August 8-12 marks nine years from the Georgia-Russia five-day war of 2008, which left Georgia’s South Ossetia and Abkhazia regions occupied by Russia, and resulted in around 170 servicemen, 14 policemen, and 228 civilians from Georgia losing their lives with a further 1,747 wounded.
Life of IDPs after Georgia-Russia War
By Tea Mariamidze
Friday, August 11
The August war displaced 192,000 people in Georgia. Many were able to return to their homes after the war but around 20,270 people still remain displaced.
The Internally Displaced Persons (IDPs) from breakaway South Ossetia, living now in the old kindergarten building in the town of Gori, Central Georgia, claim their lives have not changed for better during these nine years.
After losing all their property in occupied South Ossetia villages, IDP families live now in one or two-room flats, given to them by the government after the war.
However, the residents of this building, often referred by locals as “kindergarten IDPs,” have only one demand from the state at present – they want the government to register these rooms as their property.
The majority of them say they are unemployed. They are grateful for their flats but believe that the government should also worry about the employment of IDPs.
“All we want is jobs and these flats to be registered on our names,” one of the IDPs said, while playing dominoes in the yard.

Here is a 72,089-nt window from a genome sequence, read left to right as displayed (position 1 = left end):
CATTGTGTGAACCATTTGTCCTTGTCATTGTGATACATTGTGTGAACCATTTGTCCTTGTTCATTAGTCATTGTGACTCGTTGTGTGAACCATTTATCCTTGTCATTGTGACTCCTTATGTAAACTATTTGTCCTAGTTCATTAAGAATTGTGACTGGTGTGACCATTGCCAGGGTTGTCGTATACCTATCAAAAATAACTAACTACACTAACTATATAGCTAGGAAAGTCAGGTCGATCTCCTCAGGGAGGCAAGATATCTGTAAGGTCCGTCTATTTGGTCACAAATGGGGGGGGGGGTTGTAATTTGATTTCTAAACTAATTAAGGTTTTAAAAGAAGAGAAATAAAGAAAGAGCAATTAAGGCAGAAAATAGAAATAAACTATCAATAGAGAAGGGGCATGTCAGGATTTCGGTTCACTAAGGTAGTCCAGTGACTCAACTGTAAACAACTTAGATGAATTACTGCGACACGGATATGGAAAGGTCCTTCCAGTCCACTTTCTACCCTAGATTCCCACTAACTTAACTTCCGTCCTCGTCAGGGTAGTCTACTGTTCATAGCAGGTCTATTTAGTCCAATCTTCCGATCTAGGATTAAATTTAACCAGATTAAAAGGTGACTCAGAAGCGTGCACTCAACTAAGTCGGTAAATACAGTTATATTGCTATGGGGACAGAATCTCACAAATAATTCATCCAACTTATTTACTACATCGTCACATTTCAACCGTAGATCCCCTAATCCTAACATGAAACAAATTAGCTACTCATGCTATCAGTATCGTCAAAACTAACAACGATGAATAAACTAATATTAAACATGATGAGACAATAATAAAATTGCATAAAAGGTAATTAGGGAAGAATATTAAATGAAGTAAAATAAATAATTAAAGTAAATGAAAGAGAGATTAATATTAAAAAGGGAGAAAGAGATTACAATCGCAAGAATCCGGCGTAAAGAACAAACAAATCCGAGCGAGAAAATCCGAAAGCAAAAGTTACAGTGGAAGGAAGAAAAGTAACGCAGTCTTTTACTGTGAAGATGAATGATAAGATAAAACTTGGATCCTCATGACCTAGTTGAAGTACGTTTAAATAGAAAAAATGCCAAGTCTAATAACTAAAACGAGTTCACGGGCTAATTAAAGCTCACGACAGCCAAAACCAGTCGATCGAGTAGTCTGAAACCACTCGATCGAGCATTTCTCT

There are more job opportunities for the female IDPs, who work as babysitters, vendors or sell snacks in the parks.
Despite the fact that all the IDPs living in this building and in other parts of Georgia receive from the state a 45-GEL monthly assistance payment, the IDPs complain that this is a miserable sum, which is not enough to cover even their utility payments.
Zamira Kulumbegova is an IDP from a village of Little Liakhvi Gorge, South Ossetia. She is ethnic Georgian but her husband was Ossetian and her children are Ossetians as well.
“My husband died before the war. I have four children. Two of my daughters got married in Georgia before the war, but the other two still live in Tskhinvali,” she said, adding that when the war started she was made to leave the village because of her ethnicity, but as her son and daughter were Ossetians they were forced to stay.
“This war divided my family into two. I miss my children who live in Tskhinvali. I hope one day we will be reunited,” she cried.
The back side of the building has some extensions, built by the IDP families themselves, in order to make their flats larger.
Some families even have little gardens here, where they grow greens, flowers and vegetables.
“Most of the families here used to have tens of hectares of lands and big farms, but the war turned us into IDPs and all we have now is what you see,” an old woman said while cleaning her little vegetable garden.
Another IDPs settlement is located near the entrance of Gori, which features hundreds of little cottage houses built especially for IDPs after the war by the former government in 2008.